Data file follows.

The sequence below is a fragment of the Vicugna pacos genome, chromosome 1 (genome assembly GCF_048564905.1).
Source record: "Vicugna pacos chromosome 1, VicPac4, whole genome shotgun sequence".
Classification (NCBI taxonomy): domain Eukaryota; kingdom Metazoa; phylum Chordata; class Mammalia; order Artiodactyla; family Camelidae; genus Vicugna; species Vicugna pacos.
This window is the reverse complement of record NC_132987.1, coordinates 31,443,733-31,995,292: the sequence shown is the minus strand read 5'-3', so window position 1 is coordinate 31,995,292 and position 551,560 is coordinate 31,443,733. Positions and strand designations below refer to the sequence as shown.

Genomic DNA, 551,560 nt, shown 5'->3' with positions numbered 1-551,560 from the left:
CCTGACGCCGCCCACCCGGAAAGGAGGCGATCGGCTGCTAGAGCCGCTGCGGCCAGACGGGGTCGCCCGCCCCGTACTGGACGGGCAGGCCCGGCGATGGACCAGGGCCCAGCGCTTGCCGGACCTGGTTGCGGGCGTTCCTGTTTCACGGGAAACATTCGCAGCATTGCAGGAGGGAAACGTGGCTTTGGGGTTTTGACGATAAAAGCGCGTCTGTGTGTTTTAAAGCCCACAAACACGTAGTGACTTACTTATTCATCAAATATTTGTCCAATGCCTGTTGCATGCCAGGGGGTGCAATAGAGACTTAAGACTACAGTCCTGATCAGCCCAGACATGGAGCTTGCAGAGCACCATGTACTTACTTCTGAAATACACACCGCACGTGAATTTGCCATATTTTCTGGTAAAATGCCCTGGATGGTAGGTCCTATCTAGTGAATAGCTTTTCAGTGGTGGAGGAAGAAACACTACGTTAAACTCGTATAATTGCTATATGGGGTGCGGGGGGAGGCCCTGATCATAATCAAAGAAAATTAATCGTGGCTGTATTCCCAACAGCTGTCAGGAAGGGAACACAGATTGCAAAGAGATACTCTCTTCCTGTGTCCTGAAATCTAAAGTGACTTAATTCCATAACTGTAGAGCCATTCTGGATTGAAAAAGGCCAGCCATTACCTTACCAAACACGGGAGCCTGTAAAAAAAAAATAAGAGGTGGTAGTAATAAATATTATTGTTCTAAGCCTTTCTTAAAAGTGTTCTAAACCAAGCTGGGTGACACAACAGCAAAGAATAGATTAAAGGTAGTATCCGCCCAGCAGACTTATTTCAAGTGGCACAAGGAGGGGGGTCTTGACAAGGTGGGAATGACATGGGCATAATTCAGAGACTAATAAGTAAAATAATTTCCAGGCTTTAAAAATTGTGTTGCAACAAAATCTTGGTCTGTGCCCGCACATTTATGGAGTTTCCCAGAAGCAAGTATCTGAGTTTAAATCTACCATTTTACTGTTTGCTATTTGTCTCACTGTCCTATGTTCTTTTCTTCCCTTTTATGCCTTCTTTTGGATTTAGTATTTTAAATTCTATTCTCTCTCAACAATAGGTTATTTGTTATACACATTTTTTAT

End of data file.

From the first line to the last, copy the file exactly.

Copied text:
The sequence below is a fragment of the Vicugna pacos genome, chromosome 1 (genome assembly GCF_048564905.1).
Source record: "Vicugna pacos chromosome 1, VicPac4, whole genome shotgun sequence".
Classification (NCBI taxonomy): domain Eukaryota; kingdom Metazoa; phylum Chordata; class Mammalia; order Artiodactyla; family Camelidae; genus Vicugna; species Vicugna pacos.
This window is the reverse complement of record NC_132987.1, coordinates 31,443,733-31,995,292: the sequence shown is the minus strand read 5'-3', so window position 1 is coordinate 31,995,292 and position 551,560 is coordinate 31,443,733. Positions and strand designations below refer to the sequence as shown.

Genomic DNA, 551,560 nt, shown 5'->3' with positions numbered 1-551,560 from the left:
CCTGACGCCGCCCACCCGGAAAGGAGGCGATCGGCTGCTAGAGCCGCTGCGGCCAGACGGGGTCGCCCGCCCCGTACTGGACGGGCAGGCCCGGCGATGGACCAGGGCCCAGCGCTTGCCGGACCTGGTTGCGGGCGTTCCTGTTTCACGGGAAACATTCGCAGCATTGCAGGAGGGAAACGTGGCTTTGGGGTTTTGACGATAAAAGCGCGTCTGTGTGTTTTAAAGCCCACAAACACGTAGTGACTTACTTATTCATCAAATATTTGTCCAATGCCTGTTGCATGCCAGGGGGTGCAATAGAGACTTAAGACTACAGTCCTGATCAGCCCAGACATGGAGCTTGCAGAGCACCATGTACTTACTTCTGAAATACACACCGCACGTGAATTTGCCATATTTTCTGGTAAAATGCCCTGGATGGTAGGTCCTATCTAGTGAATAGCTTTTCAGTGGTGGAGGAAGAAACACTACGTTAAACTCGTATAATTGCTATATGGGGTGCGGGGGGAGGCCCTGATCATAATCAAAGAAAATTAATCGTGGCTGTATTCCCAACAGCTGTCAGGAAGGGAACACAGATTGCAAAGAGATACTCTCTTCCTGTGTCCTGAAATCTAAAGTGACTTAATTCCATAACTGTAGAGCCATTCTGGATTGAAAAAGGCCAGCCATTACCTTACCAAACACGGGAGCCTGTAAAAAAAAAATAAGAGGTGGTAGTAATAAATATTATTGTTCTAAGCCTTTCTTAAAAGTGTTCTAAACCAAGCTGGGTGACACAACAGCAAAGAATAGATTAAAGGTAGTATCCGCCCAGCAGACTTATTTCAAGTGGCACAAGGAGGGGGGTCTTGACAAGGTGGGAATGACATGGGCATAATTCAGAGACTAATAAGTAAAATAATTTCCAGGCTTTAAAAATTGTGTTGCAACAAAATCTTGGTCTGTGCCCGCACATTTATGGAGTTTCCCAGAAGCAAGTATCTGAGTTTAAATCTACCATTTTACTGTTTGCTATTTGTCTCACTGTCCTATGTTCTTTTCTTCCCTTTTATGCCTTCTTTTGGATTTAGTATTTTAAATTCTATTCTCTCTCAACAATAGGTTATTTGTTATACACATTTTTTAT